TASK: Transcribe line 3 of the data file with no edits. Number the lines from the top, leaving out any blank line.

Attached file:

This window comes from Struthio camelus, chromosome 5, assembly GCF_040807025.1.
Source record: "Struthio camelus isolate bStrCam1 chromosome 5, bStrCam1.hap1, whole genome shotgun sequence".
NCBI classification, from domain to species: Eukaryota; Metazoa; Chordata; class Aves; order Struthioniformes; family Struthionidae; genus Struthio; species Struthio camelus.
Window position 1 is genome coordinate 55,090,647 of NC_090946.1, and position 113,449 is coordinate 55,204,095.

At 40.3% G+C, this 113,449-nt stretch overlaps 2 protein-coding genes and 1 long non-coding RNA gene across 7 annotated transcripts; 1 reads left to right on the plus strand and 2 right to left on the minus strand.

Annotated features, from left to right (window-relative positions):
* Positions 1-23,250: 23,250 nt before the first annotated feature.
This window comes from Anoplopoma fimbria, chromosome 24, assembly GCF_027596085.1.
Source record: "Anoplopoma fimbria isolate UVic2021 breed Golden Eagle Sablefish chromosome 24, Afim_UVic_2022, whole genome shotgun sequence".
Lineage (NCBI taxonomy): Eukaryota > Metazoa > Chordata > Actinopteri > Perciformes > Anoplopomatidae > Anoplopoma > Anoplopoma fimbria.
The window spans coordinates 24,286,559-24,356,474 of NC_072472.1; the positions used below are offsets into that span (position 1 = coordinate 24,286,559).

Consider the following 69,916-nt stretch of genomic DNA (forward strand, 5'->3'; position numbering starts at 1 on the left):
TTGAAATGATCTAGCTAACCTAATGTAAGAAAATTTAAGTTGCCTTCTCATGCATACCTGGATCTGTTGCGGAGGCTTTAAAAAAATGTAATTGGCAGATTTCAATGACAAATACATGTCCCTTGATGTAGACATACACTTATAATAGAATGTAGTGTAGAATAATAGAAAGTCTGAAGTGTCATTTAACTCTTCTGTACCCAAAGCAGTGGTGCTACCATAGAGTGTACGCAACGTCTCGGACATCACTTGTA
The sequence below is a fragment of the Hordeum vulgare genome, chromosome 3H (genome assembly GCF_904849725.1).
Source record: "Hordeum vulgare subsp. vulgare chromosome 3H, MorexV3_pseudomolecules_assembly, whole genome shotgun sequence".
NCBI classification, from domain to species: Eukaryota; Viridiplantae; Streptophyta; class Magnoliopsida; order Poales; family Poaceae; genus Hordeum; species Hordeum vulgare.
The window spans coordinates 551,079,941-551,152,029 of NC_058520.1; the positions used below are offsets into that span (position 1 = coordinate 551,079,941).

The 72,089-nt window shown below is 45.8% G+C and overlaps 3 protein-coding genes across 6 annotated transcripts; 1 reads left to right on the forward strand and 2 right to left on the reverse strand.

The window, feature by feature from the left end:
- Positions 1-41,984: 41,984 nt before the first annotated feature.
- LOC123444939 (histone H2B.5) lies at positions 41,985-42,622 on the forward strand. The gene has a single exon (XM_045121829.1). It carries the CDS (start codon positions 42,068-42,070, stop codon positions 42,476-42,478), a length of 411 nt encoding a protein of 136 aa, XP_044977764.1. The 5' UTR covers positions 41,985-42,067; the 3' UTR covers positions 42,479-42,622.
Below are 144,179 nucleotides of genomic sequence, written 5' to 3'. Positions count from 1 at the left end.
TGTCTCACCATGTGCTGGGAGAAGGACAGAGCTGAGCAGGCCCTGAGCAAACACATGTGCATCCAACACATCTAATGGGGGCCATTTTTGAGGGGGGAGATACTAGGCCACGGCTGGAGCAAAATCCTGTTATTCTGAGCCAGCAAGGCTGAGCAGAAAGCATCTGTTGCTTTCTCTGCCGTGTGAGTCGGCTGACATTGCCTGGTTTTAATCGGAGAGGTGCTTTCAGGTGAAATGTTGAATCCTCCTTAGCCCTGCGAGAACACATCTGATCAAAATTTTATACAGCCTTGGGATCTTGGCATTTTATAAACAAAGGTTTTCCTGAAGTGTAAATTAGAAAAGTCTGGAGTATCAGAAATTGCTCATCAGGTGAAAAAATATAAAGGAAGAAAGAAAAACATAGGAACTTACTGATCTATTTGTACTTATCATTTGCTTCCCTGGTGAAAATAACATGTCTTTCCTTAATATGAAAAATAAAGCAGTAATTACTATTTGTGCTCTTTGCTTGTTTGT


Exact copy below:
NCBI classification, from domain to species: Eukaryota; Metazoa; Chordata; class Aves; order Struthioniformes; family Struthionidae; genus Struthio; species Struthio camelus.